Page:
Readers of Tolkien’s Lord of the Rings trilogy may recognise this as the name of one of the villages of the Bree Land. It suggests the strength and stoutheartedness of a people who for him meant all that was solid and dependable about traditional England. Like most of Tolkien’s words, it’s no accident. He was borrowing an Old English word that meant variously a foundation or support.
We’ve almost entirely lost it today, though it survived for some centuries in English dialect, most commonly in the south of the country. One sense was of a stump of a tree that was left in the ground after felling so that a clump of thin stems could grow from it, a technique called coppicing. It could also refer to a tree left in place when all around had been felled, so that it would grow to full size, called a standard, unencumbered by neighbours. The link between these senses is that one form of woodland management was called coppice with standards, which combined the two methods. Staddle seems to have been used indiscriminately for both components.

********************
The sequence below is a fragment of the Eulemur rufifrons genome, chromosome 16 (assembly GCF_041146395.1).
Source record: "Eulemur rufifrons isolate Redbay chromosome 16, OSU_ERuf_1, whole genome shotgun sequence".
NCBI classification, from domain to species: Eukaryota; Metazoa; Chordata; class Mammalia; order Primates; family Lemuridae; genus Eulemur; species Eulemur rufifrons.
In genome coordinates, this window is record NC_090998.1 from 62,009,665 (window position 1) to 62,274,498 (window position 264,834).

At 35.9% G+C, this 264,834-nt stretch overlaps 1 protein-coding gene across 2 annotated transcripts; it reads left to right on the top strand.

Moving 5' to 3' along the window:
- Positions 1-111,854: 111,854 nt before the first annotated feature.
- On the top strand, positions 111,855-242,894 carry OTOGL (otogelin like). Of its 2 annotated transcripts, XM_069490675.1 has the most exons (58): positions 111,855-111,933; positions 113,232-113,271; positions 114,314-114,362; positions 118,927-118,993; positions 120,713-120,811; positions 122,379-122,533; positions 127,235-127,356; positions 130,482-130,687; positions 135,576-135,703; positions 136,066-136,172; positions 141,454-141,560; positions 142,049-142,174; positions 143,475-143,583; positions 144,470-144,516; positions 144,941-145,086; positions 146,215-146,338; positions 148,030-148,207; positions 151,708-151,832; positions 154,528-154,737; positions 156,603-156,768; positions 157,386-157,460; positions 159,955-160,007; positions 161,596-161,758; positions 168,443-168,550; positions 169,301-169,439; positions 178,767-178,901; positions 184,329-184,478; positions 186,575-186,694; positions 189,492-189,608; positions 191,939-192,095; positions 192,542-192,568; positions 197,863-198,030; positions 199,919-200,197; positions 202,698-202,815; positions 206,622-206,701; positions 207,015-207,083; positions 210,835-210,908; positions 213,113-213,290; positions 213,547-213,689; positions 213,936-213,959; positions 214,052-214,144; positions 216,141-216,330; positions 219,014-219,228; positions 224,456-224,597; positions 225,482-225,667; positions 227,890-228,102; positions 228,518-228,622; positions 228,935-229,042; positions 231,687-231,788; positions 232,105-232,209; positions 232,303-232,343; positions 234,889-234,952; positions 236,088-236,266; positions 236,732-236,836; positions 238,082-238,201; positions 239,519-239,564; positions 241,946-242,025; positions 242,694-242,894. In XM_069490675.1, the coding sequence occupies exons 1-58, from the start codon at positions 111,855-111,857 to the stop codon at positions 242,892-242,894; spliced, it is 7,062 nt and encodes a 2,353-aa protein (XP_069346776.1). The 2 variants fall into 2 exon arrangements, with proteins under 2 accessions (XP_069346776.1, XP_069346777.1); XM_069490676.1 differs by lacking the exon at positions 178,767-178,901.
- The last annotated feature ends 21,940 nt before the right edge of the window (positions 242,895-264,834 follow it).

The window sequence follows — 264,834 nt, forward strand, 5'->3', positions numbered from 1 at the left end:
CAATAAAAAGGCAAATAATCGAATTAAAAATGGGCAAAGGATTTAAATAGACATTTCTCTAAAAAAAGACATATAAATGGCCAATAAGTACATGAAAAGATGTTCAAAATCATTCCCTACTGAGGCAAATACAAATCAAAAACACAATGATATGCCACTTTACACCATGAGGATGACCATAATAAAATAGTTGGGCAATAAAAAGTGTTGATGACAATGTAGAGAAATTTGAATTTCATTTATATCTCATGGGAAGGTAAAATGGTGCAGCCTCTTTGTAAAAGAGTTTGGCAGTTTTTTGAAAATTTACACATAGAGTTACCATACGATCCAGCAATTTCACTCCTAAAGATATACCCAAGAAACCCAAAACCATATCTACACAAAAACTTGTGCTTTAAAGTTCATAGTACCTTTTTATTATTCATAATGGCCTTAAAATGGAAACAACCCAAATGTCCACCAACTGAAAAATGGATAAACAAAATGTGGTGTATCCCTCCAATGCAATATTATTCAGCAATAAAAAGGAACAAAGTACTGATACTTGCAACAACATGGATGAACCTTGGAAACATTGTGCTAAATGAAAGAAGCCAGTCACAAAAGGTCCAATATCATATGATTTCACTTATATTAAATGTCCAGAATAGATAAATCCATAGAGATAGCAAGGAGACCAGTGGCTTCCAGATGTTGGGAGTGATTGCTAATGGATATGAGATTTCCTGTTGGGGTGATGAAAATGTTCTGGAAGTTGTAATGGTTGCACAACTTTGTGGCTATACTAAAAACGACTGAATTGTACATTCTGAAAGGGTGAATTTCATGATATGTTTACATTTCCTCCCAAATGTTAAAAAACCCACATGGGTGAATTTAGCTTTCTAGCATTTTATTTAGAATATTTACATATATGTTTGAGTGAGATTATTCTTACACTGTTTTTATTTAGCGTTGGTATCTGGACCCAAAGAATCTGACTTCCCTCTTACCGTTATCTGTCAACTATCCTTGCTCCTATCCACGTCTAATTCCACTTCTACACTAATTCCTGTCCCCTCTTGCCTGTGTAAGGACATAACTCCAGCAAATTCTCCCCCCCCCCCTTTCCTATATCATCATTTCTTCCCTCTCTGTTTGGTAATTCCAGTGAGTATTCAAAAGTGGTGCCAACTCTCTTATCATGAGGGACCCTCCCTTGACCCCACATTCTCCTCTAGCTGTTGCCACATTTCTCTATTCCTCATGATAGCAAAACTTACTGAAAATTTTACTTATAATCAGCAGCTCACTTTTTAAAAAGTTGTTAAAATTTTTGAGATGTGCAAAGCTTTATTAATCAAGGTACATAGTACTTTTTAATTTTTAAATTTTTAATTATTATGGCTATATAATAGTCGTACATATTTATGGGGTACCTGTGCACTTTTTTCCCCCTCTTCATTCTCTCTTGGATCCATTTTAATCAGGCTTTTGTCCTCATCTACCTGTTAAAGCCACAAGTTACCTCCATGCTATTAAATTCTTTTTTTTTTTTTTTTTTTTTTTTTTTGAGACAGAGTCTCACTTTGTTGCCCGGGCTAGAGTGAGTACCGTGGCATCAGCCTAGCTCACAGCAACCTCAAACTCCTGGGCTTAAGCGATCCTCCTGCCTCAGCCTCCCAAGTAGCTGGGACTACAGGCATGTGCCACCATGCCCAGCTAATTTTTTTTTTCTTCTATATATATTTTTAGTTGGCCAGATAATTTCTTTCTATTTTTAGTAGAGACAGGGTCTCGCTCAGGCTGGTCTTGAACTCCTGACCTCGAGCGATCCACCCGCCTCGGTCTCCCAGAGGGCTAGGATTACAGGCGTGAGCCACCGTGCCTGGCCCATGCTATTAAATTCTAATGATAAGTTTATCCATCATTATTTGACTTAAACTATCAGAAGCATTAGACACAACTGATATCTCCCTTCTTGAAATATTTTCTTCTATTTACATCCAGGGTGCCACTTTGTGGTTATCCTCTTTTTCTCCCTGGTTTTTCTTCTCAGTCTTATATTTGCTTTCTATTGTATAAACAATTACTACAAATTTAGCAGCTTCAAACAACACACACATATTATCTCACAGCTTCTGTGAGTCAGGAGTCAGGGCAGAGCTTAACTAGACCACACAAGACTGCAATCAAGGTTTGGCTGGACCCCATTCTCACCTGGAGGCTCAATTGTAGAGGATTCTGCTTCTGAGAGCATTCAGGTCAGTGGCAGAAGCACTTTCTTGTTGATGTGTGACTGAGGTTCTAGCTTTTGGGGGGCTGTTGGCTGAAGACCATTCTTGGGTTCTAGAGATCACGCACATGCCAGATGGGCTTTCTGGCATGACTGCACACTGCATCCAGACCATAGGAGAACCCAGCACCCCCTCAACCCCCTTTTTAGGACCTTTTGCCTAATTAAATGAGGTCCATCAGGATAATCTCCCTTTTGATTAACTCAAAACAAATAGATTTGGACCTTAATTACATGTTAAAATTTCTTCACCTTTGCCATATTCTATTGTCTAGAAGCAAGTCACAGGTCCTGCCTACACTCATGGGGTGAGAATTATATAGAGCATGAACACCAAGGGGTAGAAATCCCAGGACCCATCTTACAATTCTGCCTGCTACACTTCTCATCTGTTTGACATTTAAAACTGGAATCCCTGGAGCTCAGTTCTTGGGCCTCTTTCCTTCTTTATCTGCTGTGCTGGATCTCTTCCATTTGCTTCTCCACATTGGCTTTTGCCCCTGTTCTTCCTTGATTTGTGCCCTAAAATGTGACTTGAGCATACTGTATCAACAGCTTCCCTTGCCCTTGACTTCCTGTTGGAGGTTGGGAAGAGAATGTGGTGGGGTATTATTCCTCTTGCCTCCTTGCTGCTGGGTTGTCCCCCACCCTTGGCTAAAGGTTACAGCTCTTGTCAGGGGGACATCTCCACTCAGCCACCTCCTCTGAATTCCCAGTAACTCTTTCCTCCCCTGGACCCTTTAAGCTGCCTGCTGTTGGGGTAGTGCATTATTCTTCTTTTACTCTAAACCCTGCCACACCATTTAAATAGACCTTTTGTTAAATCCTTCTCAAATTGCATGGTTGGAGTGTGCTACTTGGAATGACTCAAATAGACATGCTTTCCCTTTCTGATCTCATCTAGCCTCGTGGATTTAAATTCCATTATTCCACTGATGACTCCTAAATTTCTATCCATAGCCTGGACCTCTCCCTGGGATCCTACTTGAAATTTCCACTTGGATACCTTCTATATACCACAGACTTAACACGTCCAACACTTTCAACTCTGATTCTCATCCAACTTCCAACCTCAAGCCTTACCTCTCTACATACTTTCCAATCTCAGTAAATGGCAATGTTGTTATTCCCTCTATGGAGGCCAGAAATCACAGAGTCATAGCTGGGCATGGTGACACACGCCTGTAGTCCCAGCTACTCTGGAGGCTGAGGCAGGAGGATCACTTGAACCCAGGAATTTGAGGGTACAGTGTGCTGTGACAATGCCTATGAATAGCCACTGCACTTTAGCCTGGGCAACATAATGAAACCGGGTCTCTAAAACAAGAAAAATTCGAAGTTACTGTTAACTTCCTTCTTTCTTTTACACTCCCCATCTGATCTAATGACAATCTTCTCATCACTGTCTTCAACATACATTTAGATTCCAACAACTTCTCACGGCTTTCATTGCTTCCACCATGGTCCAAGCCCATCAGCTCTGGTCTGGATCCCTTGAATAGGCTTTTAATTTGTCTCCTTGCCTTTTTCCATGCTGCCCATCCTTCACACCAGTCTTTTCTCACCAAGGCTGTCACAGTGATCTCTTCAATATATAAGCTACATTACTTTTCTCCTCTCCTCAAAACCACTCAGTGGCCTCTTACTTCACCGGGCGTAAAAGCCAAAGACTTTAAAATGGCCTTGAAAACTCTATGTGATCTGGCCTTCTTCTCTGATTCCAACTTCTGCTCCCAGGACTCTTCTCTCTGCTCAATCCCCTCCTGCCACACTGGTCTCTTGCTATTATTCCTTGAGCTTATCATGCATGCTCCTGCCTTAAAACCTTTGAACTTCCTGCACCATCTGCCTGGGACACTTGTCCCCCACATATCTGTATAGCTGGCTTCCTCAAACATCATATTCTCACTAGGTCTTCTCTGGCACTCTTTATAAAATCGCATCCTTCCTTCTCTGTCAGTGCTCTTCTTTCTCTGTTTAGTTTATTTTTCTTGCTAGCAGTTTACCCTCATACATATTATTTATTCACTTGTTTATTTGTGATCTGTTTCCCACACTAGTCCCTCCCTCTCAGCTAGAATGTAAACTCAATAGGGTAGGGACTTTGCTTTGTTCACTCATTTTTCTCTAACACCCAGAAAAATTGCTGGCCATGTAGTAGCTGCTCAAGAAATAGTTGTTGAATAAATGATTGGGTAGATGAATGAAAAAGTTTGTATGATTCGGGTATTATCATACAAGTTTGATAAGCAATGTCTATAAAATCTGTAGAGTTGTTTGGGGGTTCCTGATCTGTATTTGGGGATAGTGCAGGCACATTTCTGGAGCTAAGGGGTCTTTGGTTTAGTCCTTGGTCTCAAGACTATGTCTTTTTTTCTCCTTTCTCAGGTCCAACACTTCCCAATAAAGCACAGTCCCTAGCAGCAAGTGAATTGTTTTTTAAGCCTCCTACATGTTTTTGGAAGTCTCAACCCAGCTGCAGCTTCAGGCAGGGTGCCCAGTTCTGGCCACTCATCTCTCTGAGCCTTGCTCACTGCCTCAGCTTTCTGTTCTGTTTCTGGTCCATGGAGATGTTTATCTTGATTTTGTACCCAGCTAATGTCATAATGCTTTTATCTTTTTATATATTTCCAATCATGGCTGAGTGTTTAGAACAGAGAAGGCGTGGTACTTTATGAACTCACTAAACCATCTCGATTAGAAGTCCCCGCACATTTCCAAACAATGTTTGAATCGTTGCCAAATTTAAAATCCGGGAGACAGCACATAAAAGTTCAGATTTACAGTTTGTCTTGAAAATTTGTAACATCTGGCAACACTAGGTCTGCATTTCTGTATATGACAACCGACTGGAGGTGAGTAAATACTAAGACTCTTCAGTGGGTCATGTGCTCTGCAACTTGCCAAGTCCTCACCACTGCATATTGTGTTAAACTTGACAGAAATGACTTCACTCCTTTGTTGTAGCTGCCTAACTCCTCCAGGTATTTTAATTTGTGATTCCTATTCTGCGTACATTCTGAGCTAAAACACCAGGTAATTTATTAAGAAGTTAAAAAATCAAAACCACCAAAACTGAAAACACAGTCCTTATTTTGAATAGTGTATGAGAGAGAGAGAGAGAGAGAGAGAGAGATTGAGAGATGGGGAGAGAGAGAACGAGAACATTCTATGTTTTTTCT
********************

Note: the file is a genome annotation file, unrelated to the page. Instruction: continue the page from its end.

The sense you’re most likely to encounter, however, especially if you visit a museum of historic buildings, is of a stone carved in the shape of a mushroom, with a conical stem and a wide rounded top. This isn’t a staddle, strictly speaking, but a staddle stone. It was one of the supports that kept the actual staddle, the wood or stone base of a hay rick or granary, clear of the ground. The staddle stones were that shape to keep the rats out.
On the east side, in front of the house, a barn stands clear of the ground on staddle stones; and opposite is the cow byre.
Watership Down, by Richard Adams, 1972.